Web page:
Women making a difference in the modern media landscape

Friday, 19 February 2016

Vanessa Desloires

This article is part of a series celebrating International Women’s Day and the difference that women make. As part of this celebration, ACU will be hosting five free events across our campuses on 8 March.

The media industry has traditionally been viewed as old boy’s club. However, the industry is undergoing change. Meet three women – all ACU alumni – who have excelled in the industry and are helping to challenge the traditional media landscape.

Sarah Leach, freelance sports journalist/producer

You’ll see her at Bondi talking to the life savers about a big surf rescue. You might catch her courtside at the Kings’ basketball grand final or reporting live from the opening of the Women’s Big Bash League.

Since graduating from ACU with a Bachelor of Health Science in Human Movement, Sarah Leach has gone from court to court, bringing sports news to Australia. She has worked with media outlets such as ESPN Australia, Fairfax, Nine Network, has written front page stories for the Sun Herald, and is now a field producer for Bondi Rescue and a freelance sport journalist for Australian Associated Press, Perform Media and ABC News24.

While sport may be traditionally considered the domain of male journalists, the former professional netball player says that never got in her way.

“I’ve never really thought twice about it... if you can prove you are delivering, that speaks for itself.”

And thanks to reporters like Sarah, the culture of sports and sports journalism is changing.

Now it is Sarah who you will see interviewing Usman Khawaja on his Australia ODI selection, speaking to lifeguards or the Australian Wallabies ahead of the Rugby World Cup, and bringing you updates from the Cadel Evans Great Ocean Road Race.

Sarah admits it is still a hard industry to get into – regardless of gender – but believes that should not stop any young woman from pursuing a career in media.

“Go for it... you need to learn all the skills and become really good at it. But if you get the opportunity then go for it.”

Vanessa Desloires, Fairfax Markets Reporter

Her stories are printed on the front page of the Australian Financial Review. They are read by over a million people and influence some of the country’s most important business leaders, policy makers and investors.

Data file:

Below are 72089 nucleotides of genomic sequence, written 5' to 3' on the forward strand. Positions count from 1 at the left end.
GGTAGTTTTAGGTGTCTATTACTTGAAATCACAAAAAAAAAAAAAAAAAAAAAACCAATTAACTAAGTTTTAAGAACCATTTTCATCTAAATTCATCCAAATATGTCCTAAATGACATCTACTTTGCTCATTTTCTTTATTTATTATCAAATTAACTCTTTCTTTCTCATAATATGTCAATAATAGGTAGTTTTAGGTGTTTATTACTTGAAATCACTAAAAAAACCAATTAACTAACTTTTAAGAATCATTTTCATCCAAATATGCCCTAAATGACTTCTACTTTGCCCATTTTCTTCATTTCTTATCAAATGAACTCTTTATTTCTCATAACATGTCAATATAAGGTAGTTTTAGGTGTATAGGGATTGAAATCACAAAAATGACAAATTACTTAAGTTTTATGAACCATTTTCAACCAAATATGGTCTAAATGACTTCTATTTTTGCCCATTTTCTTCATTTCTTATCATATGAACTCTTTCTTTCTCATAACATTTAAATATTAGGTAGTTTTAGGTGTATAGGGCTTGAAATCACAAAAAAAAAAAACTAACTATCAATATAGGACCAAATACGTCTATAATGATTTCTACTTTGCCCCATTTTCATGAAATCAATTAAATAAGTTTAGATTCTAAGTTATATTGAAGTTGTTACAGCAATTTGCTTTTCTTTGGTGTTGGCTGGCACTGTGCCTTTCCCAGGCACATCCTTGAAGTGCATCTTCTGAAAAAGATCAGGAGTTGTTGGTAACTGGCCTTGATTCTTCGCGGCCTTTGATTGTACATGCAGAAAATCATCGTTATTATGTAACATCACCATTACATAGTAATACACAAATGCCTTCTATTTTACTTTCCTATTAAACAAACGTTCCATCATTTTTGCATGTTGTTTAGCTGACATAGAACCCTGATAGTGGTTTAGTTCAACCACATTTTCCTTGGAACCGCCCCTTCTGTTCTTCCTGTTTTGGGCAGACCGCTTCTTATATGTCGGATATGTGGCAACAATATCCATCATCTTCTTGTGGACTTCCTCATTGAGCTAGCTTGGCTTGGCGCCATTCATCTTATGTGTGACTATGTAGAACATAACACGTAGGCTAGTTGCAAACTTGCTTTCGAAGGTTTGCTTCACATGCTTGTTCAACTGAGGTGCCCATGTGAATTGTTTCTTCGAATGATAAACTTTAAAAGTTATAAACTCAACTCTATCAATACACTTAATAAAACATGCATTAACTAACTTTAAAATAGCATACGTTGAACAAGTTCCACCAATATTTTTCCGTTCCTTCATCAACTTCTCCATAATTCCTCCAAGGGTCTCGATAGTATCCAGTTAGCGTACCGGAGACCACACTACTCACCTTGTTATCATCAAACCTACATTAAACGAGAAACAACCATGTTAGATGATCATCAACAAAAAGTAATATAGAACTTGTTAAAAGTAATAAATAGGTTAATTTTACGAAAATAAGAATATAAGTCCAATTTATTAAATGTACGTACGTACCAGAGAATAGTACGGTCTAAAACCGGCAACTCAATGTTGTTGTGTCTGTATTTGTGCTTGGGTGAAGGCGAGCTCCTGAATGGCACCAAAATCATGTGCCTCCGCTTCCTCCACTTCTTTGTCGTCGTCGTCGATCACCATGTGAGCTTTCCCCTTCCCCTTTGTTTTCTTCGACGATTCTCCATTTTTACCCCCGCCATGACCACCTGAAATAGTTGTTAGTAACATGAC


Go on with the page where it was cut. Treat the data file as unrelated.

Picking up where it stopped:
As a markets reporter for Fairfax, Vanessa Desloires, an ACU Bachelor of Arts/Bachelor of Business graduate, is helping to shape the country’s understanding of national and international business news. It is work she deeply believes in.

Vanessa explains, “I thought to myself if I really want to work, I want to make it count, I want to make it matter.”

For her, the biggest reward as a markets reporter is in educating the public about the complexities of the market as they develop.

“I really enjoy working in markets... Being able to bring what’s happening in the share market to readers as it is happening is a highlight for me in terms of what I’ve achieved so far.”

While Vanessa agrees women are underrepresented in business boardrooms, she has not encountered any gender bias.

“When I speak to people in the industry there’s no differentiation between how I’m treated or related to.”

“I’ve been the beneficiary of coming into journalism where yes, there’s a lot of change going on, but there’s a lot of women at the forefront of it.”

Gilli Aliotti aka Gilli Moon, Warrior Girl Music

When she’s not touring with Monty Python’s Eric Idle, she’s recording her latest album or giving a motivational speech.

Since graduating from ACU with a Bachelor of Education in Visual Arts and a Bachelor of Education, Consumer and Legal Studies, Gilli Moon has thrown herself into the performance industry – as a musician, artist and facilitator.

Gilli started her record label Warrior Girl Music, co-founded Songsalive!, a not-for-profit that connects songwriter across the world, and helped launch Los Angeles Women’s Music Festival, an event that drew over 3,000 people.

For Gilli though, the biggest difference she has made to the industry has been to help other musicians, especially female performers, achieve the recognition they deserve.

“I like to think I support the ‘underdog’, the independent artist that doesn’t get much support, financing or recognition... I believe I’m providing opportunities, support and recognition for these artists.”

Celebrations for International Women’s Day are gearing up across ACU on a national scale with major events planned for 8 March in Ballarat, Brisbane, Canberra, Melbourne and Sydney. This is a great opportunity for ACU alumni to reconnect and celebrate the social, economic, cultural and political achievements of women.

Register for these events